Clipped From The Des Moines Register

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WACS SEE NEW LIFE AHEAD IN POST-WAR ERA Marriage to Reflect Army Training. "My husband is going to have to wash his own dishes after the war." That's what WAC Pvt. Miriam Brown of Philadelphia, Penn., is planning' for her postwar resumption of domestic life. Private Brown was one of 10 WACs interviewed at Fort Des Moines and in the women's army corps downtown buildings on this question: "Ho tv -much difficulty do yon think the average WAC ic ill have after the war in mold ii U the transition f row ainnj life tt uasliiittf the dishes, takiitf care of babies and other domestic tasks i" "My husband is washing dishes and doing other KP duty in the army and .so am I," added Private Brown. "There isn't any reason why that can't continue after the war. Fifty-fifty is the best system." Many Ideas. OtheF WACs had a variety of ideas on how they will find the civilian world after the peace is figned. Declared Second Lieutenant Dorothy White, 33, of Washington, D. C: We have been so far removed from domestic life that even now we welcome anything with a domestic angle. I never w ould touch a mop in my eivili- an days. I really like to wield one now. And the girls going to cooks' and bakers' school will be a lot better off than if they hadn't joined. So will their husband?, in the quality of ni-als." First Lieutenant June Thorn-burg. 31. of Columbus, Ohio, looks upon WAC life as a stabilizing factor. Learn Self Control.. "We all have learned a great deal of self-control and a lot of give and take," she observed. "Stabilized emotions have resulted. These girls will not find the civilian world the same as it was when they entered the service. I definitely will not be satisfied with civilian life again because I like the army and its discipline." First Lieutenant Ruth McCtaw, -'J. of N.-w York, N. V., a former actress and dancer, said: "WACs who have children probably will Ik- better mothers than if they had not been in the army. One of the most im-Iortant things the women are getting out of this experience is a wider understanding of people." First Lieutenant Evelyn V. Nelson. 2'J, of Madison, Wis., said most of them will be anxious to nturn to domesticity. "This is just a job for the duration." .vhe commented. "They will go back to washing dishes and lve it." Said Capt. Eleanor Sullivan, 39, cf Lawrence, Mass.: "These girls have made the adjustment into the army very well nd I think they will make the outgoing trmisittuu Just as smoothly I suppose I will be bored for a LtUe while though." "Can Always Io Job." First Lieutenant Gladys Clark, 26. of Franklin, Ky., said: "Certainly they will want to resume civilian lives again. It won't be much trouble for them. A woman can always do her job, whether it is issuing clothes to new WACs here or washing dishes back home." She is assigned to the clothing warehouse. Sergt. Ruth Mason of Mount Sterling, Ky., expects the WACs to "make that adjustment easily." "I was a second grade teacher and I know I could go right track." she added. "Rut I like this better." Pvt. Edna Myers, 28. of Waterloo, pointed out that "a lot of us are washing dishes now." "Easy Life." ' The adjustment certainly won't be hard for me," she asserted. "It will lj a return to easy life." Ivt. Ruth Ruby of Zeona, S. D., expects the transition will be 'pretty hard." "The change will be worse than it was when we came into the WAC," she said. "We will miss' this regular routine." j ; r? -".iinrt';f!ipfj!t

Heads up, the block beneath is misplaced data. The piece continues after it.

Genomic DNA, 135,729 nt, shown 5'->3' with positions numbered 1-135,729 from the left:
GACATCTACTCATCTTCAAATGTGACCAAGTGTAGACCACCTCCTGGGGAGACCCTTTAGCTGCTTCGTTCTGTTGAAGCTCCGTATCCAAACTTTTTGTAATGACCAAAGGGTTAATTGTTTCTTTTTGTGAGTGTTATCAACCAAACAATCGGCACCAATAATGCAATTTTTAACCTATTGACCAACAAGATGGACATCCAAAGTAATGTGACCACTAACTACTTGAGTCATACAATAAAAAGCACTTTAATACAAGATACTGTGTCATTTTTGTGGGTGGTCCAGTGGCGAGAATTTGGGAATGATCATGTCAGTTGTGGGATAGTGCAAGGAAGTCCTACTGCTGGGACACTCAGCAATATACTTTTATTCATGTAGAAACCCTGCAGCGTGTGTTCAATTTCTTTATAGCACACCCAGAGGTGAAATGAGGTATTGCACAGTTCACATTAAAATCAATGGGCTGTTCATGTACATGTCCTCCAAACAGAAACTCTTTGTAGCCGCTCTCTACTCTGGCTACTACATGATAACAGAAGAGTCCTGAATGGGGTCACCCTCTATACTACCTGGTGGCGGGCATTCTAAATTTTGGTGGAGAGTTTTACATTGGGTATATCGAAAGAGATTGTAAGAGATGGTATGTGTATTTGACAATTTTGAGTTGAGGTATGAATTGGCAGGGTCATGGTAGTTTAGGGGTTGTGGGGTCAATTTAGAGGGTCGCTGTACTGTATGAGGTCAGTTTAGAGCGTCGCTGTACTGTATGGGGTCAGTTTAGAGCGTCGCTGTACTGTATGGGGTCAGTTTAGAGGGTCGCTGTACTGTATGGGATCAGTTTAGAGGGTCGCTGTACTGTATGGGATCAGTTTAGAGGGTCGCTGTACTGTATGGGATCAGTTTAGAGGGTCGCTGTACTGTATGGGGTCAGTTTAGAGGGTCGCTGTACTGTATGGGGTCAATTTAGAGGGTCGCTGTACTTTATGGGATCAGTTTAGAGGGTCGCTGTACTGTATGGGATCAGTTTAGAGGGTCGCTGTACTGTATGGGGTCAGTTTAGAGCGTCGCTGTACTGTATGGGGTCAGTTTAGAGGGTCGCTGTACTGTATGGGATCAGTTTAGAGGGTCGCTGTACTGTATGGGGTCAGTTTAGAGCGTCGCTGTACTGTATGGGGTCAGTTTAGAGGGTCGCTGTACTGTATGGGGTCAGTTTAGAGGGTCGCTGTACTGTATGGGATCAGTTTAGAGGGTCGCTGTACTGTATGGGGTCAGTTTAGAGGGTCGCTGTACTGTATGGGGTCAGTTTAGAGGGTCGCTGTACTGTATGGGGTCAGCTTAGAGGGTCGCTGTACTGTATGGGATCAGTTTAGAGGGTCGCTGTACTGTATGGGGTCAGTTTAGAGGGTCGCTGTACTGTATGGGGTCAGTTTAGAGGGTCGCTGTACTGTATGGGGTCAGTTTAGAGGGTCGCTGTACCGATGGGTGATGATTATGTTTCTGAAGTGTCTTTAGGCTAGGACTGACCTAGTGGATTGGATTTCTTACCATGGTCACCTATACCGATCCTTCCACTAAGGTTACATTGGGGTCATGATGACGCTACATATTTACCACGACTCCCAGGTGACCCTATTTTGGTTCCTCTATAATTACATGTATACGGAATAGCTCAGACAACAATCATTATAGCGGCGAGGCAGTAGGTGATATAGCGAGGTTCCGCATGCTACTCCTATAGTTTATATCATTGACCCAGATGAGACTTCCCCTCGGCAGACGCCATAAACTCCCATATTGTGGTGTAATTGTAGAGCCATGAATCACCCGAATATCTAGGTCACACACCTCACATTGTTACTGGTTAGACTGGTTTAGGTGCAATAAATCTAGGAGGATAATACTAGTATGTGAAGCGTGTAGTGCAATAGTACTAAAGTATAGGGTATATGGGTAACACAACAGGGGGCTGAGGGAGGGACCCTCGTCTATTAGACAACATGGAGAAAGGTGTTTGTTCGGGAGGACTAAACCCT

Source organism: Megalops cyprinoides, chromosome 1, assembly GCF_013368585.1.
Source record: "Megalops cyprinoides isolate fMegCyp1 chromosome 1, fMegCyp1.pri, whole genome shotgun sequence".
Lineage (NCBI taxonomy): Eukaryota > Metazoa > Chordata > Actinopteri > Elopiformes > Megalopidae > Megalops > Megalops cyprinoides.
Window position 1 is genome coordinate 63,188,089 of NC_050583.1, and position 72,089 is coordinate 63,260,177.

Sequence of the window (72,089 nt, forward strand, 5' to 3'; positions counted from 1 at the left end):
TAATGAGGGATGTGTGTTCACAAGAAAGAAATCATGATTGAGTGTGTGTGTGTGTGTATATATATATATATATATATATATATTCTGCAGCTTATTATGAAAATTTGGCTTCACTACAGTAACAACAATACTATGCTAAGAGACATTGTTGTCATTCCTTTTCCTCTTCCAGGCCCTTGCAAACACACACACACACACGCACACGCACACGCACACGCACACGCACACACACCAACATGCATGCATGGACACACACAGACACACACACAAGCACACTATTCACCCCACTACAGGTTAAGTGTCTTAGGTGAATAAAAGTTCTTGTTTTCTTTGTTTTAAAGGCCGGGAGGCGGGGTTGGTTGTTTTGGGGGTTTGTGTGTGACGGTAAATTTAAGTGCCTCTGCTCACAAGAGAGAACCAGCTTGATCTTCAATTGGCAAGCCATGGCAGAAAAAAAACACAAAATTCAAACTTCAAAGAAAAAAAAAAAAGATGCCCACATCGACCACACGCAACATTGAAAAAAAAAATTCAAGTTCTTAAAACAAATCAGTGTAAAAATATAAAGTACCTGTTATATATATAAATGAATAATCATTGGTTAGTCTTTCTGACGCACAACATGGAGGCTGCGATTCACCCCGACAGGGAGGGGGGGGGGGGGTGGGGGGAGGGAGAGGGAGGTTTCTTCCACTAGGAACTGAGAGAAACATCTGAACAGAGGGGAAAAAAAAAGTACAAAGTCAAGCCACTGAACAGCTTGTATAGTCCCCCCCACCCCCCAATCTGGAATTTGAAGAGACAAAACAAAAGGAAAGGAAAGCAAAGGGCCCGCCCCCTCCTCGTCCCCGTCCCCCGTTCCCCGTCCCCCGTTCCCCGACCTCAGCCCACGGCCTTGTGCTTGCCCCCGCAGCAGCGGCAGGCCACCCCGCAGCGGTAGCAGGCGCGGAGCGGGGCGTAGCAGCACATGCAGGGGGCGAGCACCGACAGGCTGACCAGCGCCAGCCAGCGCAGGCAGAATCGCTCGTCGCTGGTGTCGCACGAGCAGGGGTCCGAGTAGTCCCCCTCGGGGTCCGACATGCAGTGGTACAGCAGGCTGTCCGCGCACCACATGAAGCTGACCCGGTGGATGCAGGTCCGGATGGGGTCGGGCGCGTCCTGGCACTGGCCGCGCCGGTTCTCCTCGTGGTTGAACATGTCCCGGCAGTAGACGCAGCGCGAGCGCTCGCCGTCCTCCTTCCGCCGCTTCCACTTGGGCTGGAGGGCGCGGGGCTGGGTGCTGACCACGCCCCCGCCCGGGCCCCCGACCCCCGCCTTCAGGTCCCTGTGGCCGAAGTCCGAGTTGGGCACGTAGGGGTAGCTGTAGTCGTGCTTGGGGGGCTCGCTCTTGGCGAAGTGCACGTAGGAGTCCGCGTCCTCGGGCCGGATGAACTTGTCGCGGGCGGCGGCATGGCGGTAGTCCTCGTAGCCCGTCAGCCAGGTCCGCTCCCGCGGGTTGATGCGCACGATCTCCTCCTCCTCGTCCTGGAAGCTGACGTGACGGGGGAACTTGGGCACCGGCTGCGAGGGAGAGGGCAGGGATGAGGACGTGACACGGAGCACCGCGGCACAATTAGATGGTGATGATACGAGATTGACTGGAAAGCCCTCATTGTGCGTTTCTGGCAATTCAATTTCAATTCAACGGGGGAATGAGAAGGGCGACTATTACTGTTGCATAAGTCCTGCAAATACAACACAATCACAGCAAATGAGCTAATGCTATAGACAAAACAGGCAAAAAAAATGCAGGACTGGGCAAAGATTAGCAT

Clipped from
  1. The Des Moines Register,
  2. 24 Aug 1943, Tue,
  3. Page 1

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